Must Read Money Stories for Tuesday, Sept. 27

by September 27, 2016
You can still pose like this before heading into a job interview. Just don't be surprised if it has no effect. Credit: Matt Northam on flickr.

You can still pose like this before heading into a job interview. Just don’t be surprised if it has no effect. (“Superman” image by Matt Northam via flickr CC by-NC-ND 2.0)

Escaping poverty

Approximately 3.5 million Americans were able to climb out of poverty last year, according to The New York Times. The Times reports 2015 was a tipping point for the U.S. economy. After years of slow growth, employment finally picked up and wages rose with it. Millions of workers took advantage of the improving economy to get out of poverty. But, as The Times reports, many were also helped by government assistance and non-profit services.

The next crisis?

Bloomberg sat down with the former head of the FDIC to find out what keeps her up at night. Sheila Bair is one of the few people who saw the 2008 financial crisis coming. In her job as head of the FDIC, she warned bankers of their risky lending practices before the collapse occurred. After it happened, she pushed hard for regulations to prevent it from ever happening again. But now, in a new role, Bair sees a new risk, with some eerie similarities to the housing meltdown. This time, the risk she sees is in student debt.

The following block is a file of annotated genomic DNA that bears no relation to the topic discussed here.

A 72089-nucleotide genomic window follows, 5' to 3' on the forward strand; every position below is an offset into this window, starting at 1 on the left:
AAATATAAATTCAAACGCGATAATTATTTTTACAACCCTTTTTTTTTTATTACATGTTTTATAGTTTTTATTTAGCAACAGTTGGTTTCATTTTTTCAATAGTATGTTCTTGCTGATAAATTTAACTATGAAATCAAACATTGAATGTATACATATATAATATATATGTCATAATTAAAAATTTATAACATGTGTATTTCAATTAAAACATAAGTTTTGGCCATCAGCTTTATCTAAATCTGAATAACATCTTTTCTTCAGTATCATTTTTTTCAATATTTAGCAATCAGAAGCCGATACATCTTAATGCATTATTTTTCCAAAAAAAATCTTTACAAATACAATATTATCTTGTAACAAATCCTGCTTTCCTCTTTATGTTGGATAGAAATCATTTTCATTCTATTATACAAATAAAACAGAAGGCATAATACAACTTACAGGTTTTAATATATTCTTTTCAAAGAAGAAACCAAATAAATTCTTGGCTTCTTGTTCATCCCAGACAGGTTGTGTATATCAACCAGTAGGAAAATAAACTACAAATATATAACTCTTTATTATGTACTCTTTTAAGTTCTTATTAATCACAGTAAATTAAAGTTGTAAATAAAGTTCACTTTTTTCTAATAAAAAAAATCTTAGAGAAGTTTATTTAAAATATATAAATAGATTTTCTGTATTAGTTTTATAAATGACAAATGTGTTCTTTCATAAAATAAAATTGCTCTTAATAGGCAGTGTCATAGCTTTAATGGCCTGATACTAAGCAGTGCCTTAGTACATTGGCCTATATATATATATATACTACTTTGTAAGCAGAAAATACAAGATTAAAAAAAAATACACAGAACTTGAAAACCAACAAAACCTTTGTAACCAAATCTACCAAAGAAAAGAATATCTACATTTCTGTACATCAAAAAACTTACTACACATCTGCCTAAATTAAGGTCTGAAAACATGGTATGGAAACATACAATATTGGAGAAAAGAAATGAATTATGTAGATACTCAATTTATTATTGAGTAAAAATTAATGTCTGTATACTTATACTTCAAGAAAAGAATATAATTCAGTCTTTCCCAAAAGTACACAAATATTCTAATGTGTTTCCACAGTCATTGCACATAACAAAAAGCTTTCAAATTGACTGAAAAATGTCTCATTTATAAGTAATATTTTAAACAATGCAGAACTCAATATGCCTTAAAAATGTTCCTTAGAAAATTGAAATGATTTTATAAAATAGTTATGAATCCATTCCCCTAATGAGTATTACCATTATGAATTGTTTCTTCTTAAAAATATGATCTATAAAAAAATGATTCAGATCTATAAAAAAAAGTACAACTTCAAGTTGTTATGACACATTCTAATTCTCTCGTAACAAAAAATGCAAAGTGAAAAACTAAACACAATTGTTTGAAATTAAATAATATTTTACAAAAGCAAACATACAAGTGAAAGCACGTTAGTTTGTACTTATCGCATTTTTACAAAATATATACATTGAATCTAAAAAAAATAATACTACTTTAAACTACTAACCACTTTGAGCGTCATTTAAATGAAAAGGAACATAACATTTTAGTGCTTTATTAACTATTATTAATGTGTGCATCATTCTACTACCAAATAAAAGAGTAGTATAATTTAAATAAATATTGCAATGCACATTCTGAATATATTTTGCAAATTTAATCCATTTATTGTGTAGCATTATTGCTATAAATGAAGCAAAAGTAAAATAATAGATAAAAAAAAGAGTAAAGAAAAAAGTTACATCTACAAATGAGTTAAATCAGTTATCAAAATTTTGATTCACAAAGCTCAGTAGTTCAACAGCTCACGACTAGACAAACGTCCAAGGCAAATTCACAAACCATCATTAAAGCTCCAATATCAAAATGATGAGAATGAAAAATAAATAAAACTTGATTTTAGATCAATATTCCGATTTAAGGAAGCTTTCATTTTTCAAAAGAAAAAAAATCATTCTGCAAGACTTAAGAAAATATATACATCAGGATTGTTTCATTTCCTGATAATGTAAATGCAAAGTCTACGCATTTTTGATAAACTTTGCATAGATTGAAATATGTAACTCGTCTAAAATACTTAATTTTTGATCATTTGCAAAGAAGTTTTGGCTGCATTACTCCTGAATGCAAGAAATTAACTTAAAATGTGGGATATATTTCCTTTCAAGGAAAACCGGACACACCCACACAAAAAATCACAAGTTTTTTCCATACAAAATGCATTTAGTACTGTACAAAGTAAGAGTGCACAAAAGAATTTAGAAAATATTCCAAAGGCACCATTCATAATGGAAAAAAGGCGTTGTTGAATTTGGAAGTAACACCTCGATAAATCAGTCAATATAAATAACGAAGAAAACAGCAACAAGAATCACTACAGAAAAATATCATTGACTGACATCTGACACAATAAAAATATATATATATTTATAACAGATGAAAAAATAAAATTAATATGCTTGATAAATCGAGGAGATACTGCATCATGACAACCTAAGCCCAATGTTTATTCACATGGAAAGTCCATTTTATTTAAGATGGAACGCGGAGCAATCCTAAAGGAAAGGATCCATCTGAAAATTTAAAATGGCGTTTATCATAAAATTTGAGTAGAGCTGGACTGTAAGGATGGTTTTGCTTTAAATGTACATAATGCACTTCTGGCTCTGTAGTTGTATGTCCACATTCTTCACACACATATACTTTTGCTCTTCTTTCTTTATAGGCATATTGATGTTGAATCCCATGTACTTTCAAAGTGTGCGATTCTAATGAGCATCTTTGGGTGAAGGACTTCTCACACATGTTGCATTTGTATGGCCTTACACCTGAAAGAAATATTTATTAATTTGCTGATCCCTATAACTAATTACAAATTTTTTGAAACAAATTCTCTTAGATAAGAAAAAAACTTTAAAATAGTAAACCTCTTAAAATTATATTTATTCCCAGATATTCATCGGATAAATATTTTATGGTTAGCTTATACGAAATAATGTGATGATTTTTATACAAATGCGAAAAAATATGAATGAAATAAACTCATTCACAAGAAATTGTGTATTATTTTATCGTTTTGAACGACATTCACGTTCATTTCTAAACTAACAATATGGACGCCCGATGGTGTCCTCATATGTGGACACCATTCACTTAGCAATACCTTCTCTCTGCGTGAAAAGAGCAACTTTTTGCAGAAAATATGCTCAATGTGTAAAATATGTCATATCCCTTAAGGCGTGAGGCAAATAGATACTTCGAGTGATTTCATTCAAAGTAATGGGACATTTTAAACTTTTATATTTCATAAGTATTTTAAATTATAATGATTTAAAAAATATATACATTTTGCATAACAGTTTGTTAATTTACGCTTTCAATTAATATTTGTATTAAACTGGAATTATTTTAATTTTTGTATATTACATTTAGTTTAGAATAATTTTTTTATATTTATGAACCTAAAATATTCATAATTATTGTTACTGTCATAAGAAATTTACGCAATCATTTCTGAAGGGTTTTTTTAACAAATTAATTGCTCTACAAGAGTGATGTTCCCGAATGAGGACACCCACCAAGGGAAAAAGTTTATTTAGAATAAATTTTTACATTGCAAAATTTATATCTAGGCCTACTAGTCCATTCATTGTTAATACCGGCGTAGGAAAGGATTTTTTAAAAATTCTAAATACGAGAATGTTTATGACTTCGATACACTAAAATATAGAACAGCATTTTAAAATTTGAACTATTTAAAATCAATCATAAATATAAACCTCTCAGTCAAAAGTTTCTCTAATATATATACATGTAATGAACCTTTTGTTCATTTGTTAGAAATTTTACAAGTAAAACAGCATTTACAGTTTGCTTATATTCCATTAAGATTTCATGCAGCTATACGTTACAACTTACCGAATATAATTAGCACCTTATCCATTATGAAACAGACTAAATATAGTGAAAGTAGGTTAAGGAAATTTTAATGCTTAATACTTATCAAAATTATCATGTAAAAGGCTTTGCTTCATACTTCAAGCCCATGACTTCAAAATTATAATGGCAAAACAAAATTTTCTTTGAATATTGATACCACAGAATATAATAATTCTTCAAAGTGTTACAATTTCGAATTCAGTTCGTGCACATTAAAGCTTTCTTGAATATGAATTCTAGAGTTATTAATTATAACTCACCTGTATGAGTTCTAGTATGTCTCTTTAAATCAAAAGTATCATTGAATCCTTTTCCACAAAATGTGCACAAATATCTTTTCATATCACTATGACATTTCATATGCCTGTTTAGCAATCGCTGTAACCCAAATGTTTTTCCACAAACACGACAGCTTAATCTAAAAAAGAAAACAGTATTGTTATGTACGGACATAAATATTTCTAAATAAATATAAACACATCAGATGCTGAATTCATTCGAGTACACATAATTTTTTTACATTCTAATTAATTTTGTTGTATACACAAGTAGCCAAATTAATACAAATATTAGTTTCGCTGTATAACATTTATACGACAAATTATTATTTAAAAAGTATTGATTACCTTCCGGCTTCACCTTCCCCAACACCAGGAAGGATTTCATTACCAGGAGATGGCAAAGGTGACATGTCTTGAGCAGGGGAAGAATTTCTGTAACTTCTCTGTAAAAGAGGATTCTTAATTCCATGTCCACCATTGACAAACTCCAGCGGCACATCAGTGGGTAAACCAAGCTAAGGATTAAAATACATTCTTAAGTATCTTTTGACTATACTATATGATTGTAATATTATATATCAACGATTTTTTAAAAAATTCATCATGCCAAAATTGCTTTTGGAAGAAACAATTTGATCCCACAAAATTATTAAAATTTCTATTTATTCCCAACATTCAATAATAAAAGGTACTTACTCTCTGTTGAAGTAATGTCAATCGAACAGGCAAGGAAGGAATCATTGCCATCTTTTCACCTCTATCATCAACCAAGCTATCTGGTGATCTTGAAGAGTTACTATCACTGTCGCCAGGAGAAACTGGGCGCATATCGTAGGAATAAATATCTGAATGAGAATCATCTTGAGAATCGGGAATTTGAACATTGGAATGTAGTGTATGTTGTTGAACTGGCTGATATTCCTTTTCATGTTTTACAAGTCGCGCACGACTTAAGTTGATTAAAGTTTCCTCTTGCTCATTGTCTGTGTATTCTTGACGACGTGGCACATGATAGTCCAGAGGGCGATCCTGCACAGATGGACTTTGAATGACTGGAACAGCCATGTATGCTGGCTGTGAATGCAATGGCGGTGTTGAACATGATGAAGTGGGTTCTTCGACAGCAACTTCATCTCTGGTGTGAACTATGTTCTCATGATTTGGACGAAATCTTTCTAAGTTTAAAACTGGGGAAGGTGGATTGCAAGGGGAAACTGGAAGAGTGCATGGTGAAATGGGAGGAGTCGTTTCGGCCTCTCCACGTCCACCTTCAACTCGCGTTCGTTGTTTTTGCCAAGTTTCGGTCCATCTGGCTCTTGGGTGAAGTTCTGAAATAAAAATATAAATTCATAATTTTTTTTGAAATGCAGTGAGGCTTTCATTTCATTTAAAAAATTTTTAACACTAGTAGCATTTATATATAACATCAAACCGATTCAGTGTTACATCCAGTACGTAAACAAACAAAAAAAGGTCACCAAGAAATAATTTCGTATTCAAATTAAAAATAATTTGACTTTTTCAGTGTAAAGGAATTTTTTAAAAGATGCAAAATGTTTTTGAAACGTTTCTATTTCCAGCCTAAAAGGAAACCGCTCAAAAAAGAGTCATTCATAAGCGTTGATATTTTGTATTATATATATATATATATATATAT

The problem with ‘power poses’

One of the co-authors of a frequently cited study on the benefits of “power posing” now says she doesn’t believe the effects are real. Power poses became a sensation after a TED talk about the strategy went viral. The idea is that if you stand in a particular pose – say a superhero stance – for just a short amount of time, you can raise your confidence and your ability to handle a stress-inducing situation. The strategy was supposed to help people facing a daunting business meeting, or a job interview, get over their jitters. But now, New York Magazine reports one of the original co-authors of the study that first demonstrated the power of power poses, says she no longer believes the study was valid.

Pfizer’s plan fizzles

Pfizer announced Monday it won’t go through with a previously-announced plan to split itself into two companies. Reuters reports the plan to split had been in the works for two years. But it fell apart after a different deal fell apart. Pfizer dropped a $160 million acquisition of an Ireland-based drug maker because of tax reasons. Reuters says Pfizer could revisit its plan to split sometime in the future.

superman” by flickr user Matt Northam CC license CC by-NC-ND 2.0.